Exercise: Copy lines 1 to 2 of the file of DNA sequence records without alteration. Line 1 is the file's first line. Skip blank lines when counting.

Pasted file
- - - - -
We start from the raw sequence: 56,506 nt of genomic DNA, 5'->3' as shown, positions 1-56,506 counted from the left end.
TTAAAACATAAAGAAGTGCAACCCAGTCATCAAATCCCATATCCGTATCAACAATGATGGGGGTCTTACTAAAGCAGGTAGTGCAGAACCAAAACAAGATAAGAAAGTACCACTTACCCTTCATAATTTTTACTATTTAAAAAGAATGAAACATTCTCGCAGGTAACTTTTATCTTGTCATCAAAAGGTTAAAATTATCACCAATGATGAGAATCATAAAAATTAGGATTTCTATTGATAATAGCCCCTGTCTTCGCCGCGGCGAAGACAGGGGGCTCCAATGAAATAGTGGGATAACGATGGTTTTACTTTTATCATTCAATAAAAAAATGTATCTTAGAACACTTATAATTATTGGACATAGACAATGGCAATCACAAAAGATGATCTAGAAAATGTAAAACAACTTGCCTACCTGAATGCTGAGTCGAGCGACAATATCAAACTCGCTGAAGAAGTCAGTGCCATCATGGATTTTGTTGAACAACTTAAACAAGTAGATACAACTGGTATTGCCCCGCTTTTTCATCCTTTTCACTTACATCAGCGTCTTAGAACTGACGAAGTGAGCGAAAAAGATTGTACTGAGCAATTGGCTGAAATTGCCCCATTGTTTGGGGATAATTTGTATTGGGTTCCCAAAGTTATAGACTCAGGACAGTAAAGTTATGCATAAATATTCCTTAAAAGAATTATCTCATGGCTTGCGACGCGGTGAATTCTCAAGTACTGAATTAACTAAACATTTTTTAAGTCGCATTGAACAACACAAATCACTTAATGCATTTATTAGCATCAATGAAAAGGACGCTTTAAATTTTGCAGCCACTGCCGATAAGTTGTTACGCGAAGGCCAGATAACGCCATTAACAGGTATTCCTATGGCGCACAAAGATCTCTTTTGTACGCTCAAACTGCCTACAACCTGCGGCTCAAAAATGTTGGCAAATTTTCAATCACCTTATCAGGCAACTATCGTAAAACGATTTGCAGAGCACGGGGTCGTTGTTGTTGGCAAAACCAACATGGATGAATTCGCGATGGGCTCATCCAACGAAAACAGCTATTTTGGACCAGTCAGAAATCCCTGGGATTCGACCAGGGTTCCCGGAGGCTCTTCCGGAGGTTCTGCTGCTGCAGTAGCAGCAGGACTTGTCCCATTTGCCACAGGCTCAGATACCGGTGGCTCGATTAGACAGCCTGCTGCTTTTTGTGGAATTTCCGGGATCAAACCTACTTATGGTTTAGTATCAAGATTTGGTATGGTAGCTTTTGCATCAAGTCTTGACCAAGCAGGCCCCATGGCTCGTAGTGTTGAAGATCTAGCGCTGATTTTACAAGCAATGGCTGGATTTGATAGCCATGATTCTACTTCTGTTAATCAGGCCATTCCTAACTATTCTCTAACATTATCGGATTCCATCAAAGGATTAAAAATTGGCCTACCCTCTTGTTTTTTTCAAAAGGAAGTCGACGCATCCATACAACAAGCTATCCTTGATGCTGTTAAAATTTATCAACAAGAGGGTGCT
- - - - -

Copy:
We start from the raw sequence: 56,506 nt of genomic DNA, 5'->3' as shown, positions 1-56,506 counted from the left end.
TTAAAACATAAAGAAGTGCAACCCAGTCATCAAATCCCATATCCGTATCAACAATGATGGGGGTCTTACTAAAGCAGGTAGTGCAGAACCAAAACAAGATAAGAAAGTACCACTTACCCTTCATAATTTTTACTATTTAAAAAGAATGAAACATTCTCGCAGGTAACTTTTATCTTGTCATCAAAAGGTTAAAATTATCACCAATGATGAGAATCATAAAAATTAGGATTTCTATTGATAATAGCCCCTGTCTTCGCCGCGGCGAAGACAGGGGGCTCCAATGAAATAGTGGGATAACGATGGTTTTACTTTTATCATTCAATAAAAAAATGTATCTTAGAACACTTATAATTATTGGACATAGACAATGGCAATCACAAAAGATGATCTAGAAAATGTAAAACAACTTGCCTACCTGAATGCTGAGTCGAGCGACAATATCAAACTCGCTGAAGAAGTCAGTGCCATCATGGATTTTGTTGAACAACTTAAACAAGTAGATACAACTGGTATTGCCCCGCTTTTTCATCCTTTTCACTTACATCAGCGTCTTAGAACTGACGAAGTGAGCGAAAAAGATTGTACTGAGCAATTGGCTGAAATTGCCCCATTGTTTGGGGATAATTTGTATTGGGTTCCCAAAGTTATAGACTCAGGACAGTAAAGTTATGCATAAATATTCCTTAAAAGAATTATCTCATGGCTTGCGACGCGGTGAATTCTCAAGTACTGAATTAACTAAACATTTTTTAAGTCGCATTGAACAACACAAATCACTTAATGCATTTATTAGCATCAATGAAAAGGACGCTTTAAATTTTGCAGCCACTGCCGATAAGTTGTTACGCGAAGGCCAGATAACGCCATTAACAGGTATTCCTATGGCGCACAAAGATCTCTTTTGTACGCTCAAACTGCCTACAACCTGCGGCTCAAAAATGTTGGCAAATTTTCAATCACCTTATCAGGCAACTATCGTAAAACGATTTGCAGAGCACGGGGTCGTTGTTGTTGGCAAAACCAACATGGATGAATTCGCGATGGGCTCATCCAACGAAAACAGCTATTTTGGACCAGTCAGAAATCCCTGGGATTCGACCAGGGTTCCCGGAGGCTCTTCCGGAGGTTCTGCTGCTGCAGTAGCAGCAGGACTTGTCCCATTTGCCACAGGCTCAGATACCGGTGGCTCGATTAGACAGCCTGCTGCTTTTTGTGGAATTTCCGGGATCAAACCTACTTATGGTTTAGTATCAAGATTTGGTATGGTAGCTTTTGCATCAAGTCTTGACCAAGCAGGCCCCATGGCTCGTAGTGTTGAAGATCTAGCGCTGATTTTACAAGCAATGGCTGGATTTGATAGCCATGATTCTACTTCTGTTAATCAGGCCATTCCTAACTATTCTCTAACATTATCGGATTCCATCAAAGGATTAAAAATTGGCCTACCCTCTTGTTTTTTTCAAAAGGAAGTCGACGCATCCATACAACAAGCTATCCTTGATGCTGTTAAAATTTATCAACAAGAGGGTGCT